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How to Avoid Probate Administration in Mississippi

Coping with the passing of a family member or loved-one is a difficult process. When the deceased (or “decedent”) leaves behind assets, dividing and distributing them can be challenge. Mississippi courts oversee how the assets and liabilities of the decedent’s estate are divided and distributed (probate administration). But probate administration can be a drawn-out process that consumes a lot of time and resources. However, there are ways to avoid probate altogether for certain assets. A proper estate plan accomplishes this by ensuring that certain assets do not become part of the decedent’s estate. At Shows & Smith Law Firm, PLLC, our Jackson, MS estate planning attorneys can help design an estate plan that avoids probate administration and litigation.

Living Trust

A trust is an estate planning tool that places certain assets in the control of a person or entity (trustee) for the benefit of others. A trustee has a fiduciary responsibility to manage and maintain the assets (trust estate) for the trust’s beneficiaries. Any asset can be held in trust, including real estate, financial accounts, securities, motor vehicles, etc. Under a living trust, the trust estate does not revert back to the decedent’s estate upon their death, and therefore is not subject to probate. Instead, the decedent names a successor trustee who distributes the trust estate according to the trust’s terms.

Jointly Owned Property

Jointly owned property with the “right of survivorship” is not subject to probate because the property does not revert to the decedent’s estate. Such property passes to the surviving joint owner upon the other owner’s death. Mississippi recognizes the following joint tenancies:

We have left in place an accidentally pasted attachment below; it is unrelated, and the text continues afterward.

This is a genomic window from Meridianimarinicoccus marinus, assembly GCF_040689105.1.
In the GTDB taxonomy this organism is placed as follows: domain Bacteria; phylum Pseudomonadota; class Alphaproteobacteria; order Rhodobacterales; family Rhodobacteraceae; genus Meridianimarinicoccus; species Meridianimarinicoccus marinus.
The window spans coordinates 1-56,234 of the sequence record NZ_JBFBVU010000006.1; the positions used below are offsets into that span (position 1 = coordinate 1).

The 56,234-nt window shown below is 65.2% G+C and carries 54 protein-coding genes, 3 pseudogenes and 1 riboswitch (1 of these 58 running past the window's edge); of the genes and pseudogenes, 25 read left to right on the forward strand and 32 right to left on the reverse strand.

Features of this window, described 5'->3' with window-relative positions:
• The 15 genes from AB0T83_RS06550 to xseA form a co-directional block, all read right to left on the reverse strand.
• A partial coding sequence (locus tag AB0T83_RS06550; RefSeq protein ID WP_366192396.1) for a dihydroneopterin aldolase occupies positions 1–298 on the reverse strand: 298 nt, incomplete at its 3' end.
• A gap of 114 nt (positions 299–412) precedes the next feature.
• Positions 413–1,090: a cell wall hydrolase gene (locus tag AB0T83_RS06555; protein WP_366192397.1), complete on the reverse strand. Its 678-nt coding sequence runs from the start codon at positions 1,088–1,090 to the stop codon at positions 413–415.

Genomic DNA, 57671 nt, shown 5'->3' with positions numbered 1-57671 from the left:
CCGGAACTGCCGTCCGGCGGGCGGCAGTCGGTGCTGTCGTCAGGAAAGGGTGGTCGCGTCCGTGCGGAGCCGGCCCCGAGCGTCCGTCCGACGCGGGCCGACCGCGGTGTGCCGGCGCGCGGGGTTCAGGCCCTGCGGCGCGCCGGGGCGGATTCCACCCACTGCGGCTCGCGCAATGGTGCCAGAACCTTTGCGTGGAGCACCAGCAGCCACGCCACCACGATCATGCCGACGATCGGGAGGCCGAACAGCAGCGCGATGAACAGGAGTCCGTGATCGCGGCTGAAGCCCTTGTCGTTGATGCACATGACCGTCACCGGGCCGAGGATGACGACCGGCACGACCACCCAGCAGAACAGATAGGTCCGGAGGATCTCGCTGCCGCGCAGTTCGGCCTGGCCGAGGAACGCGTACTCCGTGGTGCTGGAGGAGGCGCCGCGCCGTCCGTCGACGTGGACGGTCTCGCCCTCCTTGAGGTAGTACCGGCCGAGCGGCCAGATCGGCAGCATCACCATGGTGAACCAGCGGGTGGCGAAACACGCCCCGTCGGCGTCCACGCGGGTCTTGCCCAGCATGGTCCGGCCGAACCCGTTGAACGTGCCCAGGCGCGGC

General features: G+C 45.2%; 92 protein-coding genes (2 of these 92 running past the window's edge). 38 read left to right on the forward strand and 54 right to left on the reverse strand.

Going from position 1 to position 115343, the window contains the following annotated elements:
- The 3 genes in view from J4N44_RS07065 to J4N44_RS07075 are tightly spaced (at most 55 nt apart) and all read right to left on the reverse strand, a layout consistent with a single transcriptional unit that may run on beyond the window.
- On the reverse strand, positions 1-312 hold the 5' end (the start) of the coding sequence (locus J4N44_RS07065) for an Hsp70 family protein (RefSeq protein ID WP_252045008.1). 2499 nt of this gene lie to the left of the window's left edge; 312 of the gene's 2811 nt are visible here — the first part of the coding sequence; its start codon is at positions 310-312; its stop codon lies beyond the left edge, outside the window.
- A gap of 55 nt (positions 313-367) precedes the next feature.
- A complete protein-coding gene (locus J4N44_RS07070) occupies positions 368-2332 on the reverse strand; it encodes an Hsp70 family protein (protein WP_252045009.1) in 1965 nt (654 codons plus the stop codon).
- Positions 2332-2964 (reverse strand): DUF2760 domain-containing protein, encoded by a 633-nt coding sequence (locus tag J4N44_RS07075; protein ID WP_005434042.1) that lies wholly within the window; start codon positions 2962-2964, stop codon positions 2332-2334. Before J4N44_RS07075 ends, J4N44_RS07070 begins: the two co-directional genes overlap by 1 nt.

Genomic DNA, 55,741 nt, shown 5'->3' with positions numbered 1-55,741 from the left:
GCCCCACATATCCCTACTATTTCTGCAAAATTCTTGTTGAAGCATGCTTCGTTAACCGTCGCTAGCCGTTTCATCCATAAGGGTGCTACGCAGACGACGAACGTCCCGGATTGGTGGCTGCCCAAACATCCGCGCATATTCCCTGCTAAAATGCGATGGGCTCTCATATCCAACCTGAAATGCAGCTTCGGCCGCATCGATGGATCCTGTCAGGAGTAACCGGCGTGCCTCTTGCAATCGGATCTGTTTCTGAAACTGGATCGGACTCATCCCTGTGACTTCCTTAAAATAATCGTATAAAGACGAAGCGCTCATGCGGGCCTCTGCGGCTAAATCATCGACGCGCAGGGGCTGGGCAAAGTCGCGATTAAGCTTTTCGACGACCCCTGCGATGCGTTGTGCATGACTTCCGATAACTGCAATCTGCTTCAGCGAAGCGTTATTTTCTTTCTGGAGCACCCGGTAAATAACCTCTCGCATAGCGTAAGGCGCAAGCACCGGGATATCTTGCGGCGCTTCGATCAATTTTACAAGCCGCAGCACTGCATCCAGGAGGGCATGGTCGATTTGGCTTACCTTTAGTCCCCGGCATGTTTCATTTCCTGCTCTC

• Joint tenancy. Property that is jointly acquired between two people without regard to marriage. Each owner has an equal share in the property.
  • Tenancy by the entirety. Property that is jointly acquired by married couples. Like a joint tenancy, each owner’s share is equal to the other owner’s share.

Accounts Payable-on-Death

Certain savings and checkable deposit accounts are designated as “payable-on-death” (POD). The bank account’s owner has full control over these accounts during their lifetime. Upon their death, the account passes to a named beneficiary.

Assets Transferable-on-Death

Financial securities like stocks and bonds can be registered as “transferable-on-death” (TOD). Like POD accounts, the owner of a brokerage account for stocks and bonds will designate a beneficiary to whom the account is transferred upon the account owner’s death. Real estate deeds and car registration do not have TOD methods in and of themselves. However, these assets can be placed in a living trust.

Other Assets Not Subject to Probate

Like the examples above, several other assets do not revert back to the decedent’s estate upon their death. The following assets are, or can be, designed to pass to named beneficiaries upon the owner’s death:
  • Life insurance proceeds
  • IRA, 401(k) and other retirement accounts
  • Annuities

Hire Experienced Estate Planning Attorneys in Jackson, MS

Probate litigation can be an intense and drawn-out process. That is why having a well-crafted estate plan is important. Our legal team at Shows & Smith Law Firm, PLLC has over 7 decades of collective experience in estate planning in Jackson, MS. We can fashion an effective estate plan for you to simplify or avoid probate administration. Please contact us online, or call (601) 664-0044 to schedule a free consultation with a Jackson, MS probate lawyer today.


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